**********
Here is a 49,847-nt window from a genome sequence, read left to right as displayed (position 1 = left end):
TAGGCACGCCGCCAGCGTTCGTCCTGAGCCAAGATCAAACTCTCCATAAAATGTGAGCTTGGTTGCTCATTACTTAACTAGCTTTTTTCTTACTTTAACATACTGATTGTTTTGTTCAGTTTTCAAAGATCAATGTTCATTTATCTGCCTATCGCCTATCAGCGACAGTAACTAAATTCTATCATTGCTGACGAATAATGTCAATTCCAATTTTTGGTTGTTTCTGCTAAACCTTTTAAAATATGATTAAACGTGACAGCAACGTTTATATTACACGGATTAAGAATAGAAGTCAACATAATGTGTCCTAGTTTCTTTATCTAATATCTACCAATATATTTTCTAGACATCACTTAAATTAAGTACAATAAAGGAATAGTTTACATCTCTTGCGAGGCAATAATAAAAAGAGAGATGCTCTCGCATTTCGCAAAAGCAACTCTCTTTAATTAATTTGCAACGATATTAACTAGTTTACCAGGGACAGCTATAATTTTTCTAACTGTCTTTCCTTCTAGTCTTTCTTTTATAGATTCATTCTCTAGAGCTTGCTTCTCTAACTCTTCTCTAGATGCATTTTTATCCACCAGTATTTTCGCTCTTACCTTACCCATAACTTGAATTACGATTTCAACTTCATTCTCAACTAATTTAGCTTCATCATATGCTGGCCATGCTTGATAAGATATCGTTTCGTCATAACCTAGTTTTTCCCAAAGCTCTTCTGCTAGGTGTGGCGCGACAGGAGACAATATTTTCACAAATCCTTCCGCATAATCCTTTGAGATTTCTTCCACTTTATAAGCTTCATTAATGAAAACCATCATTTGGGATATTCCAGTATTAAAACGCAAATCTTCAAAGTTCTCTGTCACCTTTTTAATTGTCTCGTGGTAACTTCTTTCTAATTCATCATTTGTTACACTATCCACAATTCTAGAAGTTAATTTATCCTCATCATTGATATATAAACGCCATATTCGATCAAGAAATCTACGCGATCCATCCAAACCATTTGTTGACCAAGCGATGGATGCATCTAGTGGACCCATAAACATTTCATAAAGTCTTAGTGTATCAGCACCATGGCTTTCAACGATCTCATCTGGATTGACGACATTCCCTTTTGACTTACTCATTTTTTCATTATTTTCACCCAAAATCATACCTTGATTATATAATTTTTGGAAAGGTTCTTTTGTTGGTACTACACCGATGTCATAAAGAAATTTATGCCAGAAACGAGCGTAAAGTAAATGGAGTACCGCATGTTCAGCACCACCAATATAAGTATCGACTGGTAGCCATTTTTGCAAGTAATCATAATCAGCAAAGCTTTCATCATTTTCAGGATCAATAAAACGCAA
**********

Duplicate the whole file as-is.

Here is a 49,847-nt window from a genome sequence, read left to right as displayed (position 1 = left end):
TAGGCACGCCGCCAGCGTTCGTCCTGAGCCAAGATCAAACTCTCCATAAAATGTGAGCTTGGTTGCTCATTACTTAACTAGCTTTTTTCTTACTTTAACATACTGATTGTTTTGTTCAGTTTTCAAAGATCAATGTTCATTTATCTGCCTATCGCCTATCAGCGACAGTAACTAAATTCTATCATTGCTGACGAATAATGTCAATTCCAATTTTTGGTTGTTTCTGCTAAACCTTTTAAAATATGATTAAACGTGACAGCAACGTTTATATTACACGGATTAAGAATAGAAGTCAACATAATGTGTCCTAGTTTCTTTATCTAATATCTACCAATATATTTTCTAGACATCACTTAAATTAAGTACAATAAAGGAATAGTTTACATCTCTTGCGAGGCAATAATAAAAAGAGAGATGCTCTCGCATTTCGCAAAAGCAACTCTCTTTAATTAATTTGCAACGATATTAACTAGTTTACCAGGGACAGCTATAATTTTTCTAACTGTCTTTCCTTCTAGTCTTTCTTTTATAGATTCATTCTCTAGAGCTTGCTTCTCTAACTCTTCTCTAGATGCATTTTTATCCACCAGTATTTTCGCTCTTACCTTACCCATAACTTGAATTACGATTTCAACTTCATTCTCAACTAATTTAGCTTCATCATATGCTGGCCATGCTTGATAAGATATCGTTTCGTCATAACCTAGTTTTTCCCAAAGCTCTTCTGCTAGGTGTGGCGCGACAGGAGACAATATTTTCACAAATCCTTCCGCATAATCCTTTGAGATTTCTTCCACTTTATAAGCTTCATTAATGAAAACCATCATTTGGGATATTCCAGTATTAAAACGCAAATCTTCAAAGTTCTCTGTCACCTTTTTAATTGTCTCGTGGTAACTTCTTTCTAATTCATCATTTGTTACACTATCCACAATTCTAGAAGTTAATTTATCCTCATCATTGATATATAAACGCCATATTCGATCAAGAAATCTACGCGATCCATCCAAACCATTTGTTGACCAAGCGATGGATGCATCTAGTGGACCCATAAACATTTCATAAAGTCTTAGTGTATCAGCACCATGGCTTTCAACGATCTCATCTGGATTGACGACATTCCCTTTTGACTTACTCATTTTTTCATTATTTTCACCCAAAATCATACCTTGATTATATAATTTTTGGAAAGGTTCTTTTGTTGGTACTACACCGATGTCATAAAGAAATTTATGCCAGAAACGAGCGTAAAGTAAATGGAGTACCGCATGTTCAGCACCACCAATATAAGTATCGACTGGTAGCCATTTTTGCAAGTAATCATAATCAGCAAAGCTTTCATCATTTTCAGGATCAATAAAACGCAA